Also known as the Sparrow Hawk, the Kestrel takes its name from the Latin word crepitare which means to rattle or crackle -- this describes the call made by the kestrel. The Old World name for the Kestrel is the WindHover due to their effect of hovering like a helicopter rather than having the swooping and diving actions as other birds of prey.



KINGFISHER
Seen as a very lucky bird, it is said in Europe traditionally that to carry feathers of the kingfisher will protect the carrier from negative energies and act as a good luck charm, bringing good health. The amazing color of the bird is reputed to stem from biblical times when the grey kingfisher was the first bird along with the dove and raven to leave Noah's Ark in the search of dry land and therefore caught the red rays of the sun on its breast and the azure of the sky on its back. Another name for the kingfisher is the 'Halcyon' that stems from Ancient Greek times and figuratively means 'conceiving on the sea'. It was once believed that kingfishers nested (made of fishbone) and laid their eggs at sea, hence the name.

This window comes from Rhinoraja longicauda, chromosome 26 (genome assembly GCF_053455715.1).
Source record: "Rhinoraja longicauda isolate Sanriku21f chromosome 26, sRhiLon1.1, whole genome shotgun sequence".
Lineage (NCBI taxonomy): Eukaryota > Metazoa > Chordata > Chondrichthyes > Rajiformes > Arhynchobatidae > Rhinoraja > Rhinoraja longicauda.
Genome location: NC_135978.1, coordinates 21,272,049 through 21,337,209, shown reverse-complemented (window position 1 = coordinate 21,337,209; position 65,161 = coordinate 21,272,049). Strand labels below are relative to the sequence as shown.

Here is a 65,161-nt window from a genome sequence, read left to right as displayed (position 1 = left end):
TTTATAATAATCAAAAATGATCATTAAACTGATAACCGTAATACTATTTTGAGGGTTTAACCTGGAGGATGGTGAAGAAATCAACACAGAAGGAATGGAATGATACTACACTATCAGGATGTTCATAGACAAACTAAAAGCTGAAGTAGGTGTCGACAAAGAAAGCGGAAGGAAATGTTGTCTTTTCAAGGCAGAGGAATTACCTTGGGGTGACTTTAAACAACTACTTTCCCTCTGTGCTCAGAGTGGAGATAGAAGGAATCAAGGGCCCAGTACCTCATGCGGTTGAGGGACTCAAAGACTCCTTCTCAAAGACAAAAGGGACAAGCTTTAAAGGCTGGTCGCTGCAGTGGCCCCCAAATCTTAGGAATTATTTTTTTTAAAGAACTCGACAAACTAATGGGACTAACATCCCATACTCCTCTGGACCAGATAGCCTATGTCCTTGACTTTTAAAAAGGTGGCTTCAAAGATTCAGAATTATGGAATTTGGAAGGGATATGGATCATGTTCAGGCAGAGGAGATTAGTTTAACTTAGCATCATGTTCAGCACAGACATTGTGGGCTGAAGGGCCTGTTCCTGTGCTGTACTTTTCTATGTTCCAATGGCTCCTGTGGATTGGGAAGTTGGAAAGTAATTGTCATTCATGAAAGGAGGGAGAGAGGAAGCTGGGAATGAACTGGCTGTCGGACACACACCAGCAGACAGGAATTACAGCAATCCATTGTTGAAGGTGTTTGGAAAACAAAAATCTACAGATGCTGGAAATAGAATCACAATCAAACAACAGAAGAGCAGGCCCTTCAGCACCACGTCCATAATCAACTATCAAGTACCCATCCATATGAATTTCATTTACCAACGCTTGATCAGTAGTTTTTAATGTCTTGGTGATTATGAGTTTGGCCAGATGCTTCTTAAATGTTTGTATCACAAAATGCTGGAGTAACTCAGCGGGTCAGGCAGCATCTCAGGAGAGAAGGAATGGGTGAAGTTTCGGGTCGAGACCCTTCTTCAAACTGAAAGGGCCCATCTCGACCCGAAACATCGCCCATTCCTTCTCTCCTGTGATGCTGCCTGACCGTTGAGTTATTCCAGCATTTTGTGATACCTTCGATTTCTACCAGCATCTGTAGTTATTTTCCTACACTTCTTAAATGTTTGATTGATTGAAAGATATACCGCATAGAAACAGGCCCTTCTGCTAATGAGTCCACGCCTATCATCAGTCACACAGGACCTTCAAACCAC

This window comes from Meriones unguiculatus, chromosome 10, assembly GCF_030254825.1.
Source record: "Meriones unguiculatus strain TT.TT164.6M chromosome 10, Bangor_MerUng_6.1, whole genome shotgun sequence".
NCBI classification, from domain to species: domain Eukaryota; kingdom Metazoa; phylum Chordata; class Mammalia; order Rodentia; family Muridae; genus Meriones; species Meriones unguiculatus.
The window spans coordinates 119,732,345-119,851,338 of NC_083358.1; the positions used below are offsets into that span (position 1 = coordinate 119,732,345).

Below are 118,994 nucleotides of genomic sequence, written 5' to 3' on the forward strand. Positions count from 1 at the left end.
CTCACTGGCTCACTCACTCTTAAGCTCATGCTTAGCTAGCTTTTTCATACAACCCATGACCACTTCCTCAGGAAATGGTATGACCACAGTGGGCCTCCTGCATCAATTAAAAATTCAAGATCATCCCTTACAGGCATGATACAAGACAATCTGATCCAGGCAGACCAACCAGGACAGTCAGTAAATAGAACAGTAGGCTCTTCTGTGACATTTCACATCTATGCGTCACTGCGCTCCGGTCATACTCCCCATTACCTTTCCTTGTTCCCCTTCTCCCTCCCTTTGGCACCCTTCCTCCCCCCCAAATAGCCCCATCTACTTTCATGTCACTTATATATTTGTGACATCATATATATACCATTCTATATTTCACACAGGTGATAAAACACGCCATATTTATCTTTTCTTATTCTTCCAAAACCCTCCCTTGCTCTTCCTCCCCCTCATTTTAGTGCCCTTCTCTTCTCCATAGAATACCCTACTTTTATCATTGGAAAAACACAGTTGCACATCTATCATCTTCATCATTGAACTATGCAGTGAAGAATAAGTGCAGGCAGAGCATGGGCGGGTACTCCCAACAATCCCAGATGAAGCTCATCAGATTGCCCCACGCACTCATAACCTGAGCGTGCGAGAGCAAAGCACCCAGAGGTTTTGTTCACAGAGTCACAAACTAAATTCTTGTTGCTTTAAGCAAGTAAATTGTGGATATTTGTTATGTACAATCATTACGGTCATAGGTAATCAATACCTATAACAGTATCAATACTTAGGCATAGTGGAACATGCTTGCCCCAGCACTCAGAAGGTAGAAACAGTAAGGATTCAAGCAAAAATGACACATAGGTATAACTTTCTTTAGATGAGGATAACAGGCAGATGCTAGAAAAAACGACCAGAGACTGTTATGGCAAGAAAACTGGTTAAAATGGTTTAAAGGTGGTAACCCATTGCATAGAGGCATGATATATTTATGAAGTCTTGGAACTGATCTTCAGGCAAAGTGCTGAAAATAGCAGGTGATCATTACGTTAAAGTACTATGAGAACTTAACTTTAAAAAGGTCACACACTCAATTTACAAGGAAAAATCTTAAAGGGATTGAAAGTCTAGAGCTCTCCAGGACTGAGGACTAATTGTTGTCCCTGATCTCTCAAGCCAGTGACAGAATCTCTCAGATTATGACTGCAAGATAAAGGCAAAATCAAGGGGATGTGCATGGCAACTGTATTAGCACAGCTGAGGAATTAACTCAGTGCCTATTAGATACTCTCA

'Halcyone' was also a faithful lover according to Greek legend. She was the daughter of the God of the Winds and married 'Ceyx' who was the son of the Day Star. He drowned at sea but the couple were pitied by the gods and so turned into these birds. The expression 'Halcyon Days' stems from this, reflecting days filled with pleasant and fond memories. It is also thought to stem from Greek legend, as for 14 days each year Halcyone sits on her nest whilst her father restrains the powerful winds of the sea. To see a kingfisher sitting on the eggs indicates that there will be no storms at sea and to have a dead kingfisher hung on a ship will allow you to know the direction of the wind. To hear the call coming from the right is a positive omen of imminent success in business (while the opposite is true from the left).


MARTIN
Seen as a lucky bird perhaps because the martin has been viewed in the Christian faith as serving God, being God's 'bow and arrow'. The martin is thought to bring good luck to any house where it nests and rears its young.



OWL